Like a whale and the myriad barnacles clinging to its sides, Whole Foods Market and organic farmers have long had a symbiotic relationship.
The grocer has helped stoke the American appetite for organic products, building stores that are essentially showcases for organic fruits, vegetables and flowers tagged with the names of the farmers who grow them.
But that mutually beneficial relationship is now fraying, as Whole Foods faces increasing competition from mainstream grocery chains and as organic farmers find more and more outlets for their produce.
Now, some organic farmers contend that Whole Foods is quietly using its formidable marketing skills and its credibility with consumers to convey that conventionally grown produce is just as good — or even better — than their organically grown products. Shoppers can choose from fruits and vegetables carrying the designation of “good,” “better” or “best.”
The longtime suppliers to Whole Foods are complaining that the program called Responsibly Grown can grant a farmer who does not meet the stringent requirements for federal organic certification the same rating as an organic farmer, or even a higher one. Conventional growers can receive higher rankings than organic farmers by doing things like establishing a garbage recycling program, relying more on alternative energy sources, eliminating some pesticides and setting aside a portion of fields as a conservation area.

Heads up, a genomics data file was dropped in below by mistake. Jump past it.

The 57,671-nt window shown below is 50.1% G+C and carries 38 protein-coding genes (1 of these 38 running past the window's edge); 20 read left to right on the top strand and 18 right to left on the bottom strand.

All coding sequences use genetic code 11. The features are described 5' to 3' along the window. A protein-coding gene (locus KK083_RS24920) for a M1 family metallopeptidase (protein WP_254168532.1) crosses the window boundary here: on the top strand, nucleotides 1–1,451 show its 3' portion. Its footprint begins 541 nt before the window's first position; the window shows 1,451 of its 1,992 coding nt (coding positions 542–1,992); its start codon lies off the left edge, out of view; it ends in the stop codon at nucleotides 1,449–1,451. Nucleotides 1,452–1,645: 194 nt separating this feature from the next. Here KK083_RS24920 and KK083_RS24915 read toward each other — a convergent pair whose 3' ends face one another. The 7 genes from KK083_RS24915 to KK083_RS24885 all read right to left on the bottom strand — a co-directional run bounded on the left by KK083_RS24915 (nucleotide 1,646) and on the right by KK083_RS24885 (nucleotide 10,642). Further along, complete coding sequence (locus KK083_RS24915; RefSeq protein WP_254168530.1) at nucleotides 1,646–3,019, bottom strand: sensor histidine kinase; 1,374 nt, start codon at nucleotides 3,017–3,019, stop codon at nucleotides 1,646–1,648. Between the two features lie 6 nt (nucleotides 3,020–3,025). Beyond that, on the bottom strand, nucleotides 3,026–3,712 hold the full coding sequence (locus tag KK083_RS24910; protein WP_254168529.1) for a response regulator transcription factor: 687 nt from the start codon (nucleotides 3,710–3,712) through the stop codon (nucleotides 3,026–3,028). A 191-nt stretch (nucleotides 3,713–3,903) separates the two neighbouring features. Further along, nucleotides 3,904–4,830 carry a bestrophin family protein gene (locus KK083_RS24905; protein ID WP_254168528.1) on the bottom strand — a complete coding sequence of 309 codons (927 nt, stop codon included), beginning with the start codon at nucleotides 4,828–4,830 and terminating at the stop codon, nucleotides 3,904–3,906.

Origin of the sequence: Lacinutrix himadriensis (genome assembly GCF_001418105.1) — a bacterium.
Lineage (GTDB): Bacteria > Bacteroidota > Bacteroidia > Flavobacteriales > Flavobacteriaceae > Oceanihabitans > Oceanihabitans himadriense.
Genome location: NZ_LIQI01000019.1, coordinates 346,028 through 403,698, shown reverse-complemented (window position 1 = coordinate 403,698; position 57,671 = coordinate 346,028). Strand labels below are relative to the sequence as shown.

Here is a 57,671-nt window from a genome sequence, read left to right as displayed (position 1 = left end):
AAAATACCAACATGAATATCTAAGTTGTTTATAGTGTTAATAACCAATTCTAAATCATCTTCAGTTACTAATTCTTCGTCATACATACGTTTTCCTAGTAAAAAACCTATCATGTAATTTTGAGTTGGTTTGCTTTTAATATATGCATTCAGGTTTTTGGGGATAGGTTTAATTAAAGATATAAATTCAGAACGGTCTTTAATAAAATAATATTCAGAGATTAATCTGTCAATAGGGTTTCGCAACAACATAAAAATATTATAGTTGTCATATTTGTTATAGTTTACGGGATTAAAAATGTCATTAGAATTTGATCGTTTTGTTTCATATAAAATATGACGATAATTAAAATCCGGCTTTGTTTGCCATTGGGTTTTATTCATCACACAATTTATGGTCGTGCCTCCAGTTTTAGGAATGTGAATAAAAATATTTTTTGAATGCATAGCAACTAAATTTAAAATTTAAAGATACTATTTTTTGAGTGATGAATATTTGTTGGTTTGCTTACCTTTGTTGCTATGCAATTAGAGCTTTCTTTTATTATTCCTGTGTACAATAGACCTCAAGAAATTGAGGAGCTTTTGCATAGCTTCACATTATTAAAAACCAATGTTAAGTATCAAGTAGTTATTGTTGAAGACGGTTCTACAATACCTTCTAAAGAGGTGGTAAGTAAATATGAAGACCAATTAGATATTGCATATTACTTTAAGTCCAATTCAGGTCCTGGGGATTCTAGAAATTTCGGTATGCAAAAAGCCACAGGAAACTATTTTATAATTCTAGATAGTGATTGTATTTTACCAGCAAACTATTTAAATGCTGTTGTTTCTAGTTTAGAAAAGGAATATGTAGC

“Whole Foods has done so much to help educate consumers about the advantages of eating an organic diet,” five farmers wrote in a letter sent on Thursday to John Mackey, the co-founder and co-chief executive of Whole Foods. “This new rating program undermines, to a great degree, that effort.”
Tom Willey, who has been farming organically for more than 40 years in and around Madera, Calif., and others say the program is a subtle way of shifting the costs of a marketing program onto growers.
“The reports we’re getting from speaking to farmers around the country are that they are spending anywhere from $5,000 to $20,000 to comply with this program,” said Mr. Willey, one of the farmers who signed the letter.
The fact that Mr. Willey and other organic farmers, all of whom played significant roles in determining the federal regulations, are speaking out publicly is yet another indication of how much competition Whole Foods is facing from mainstream grocery chains like Safeway, Walmart and Costco, not to mention farmers’ markets and food cooperatives, which are booming around the country.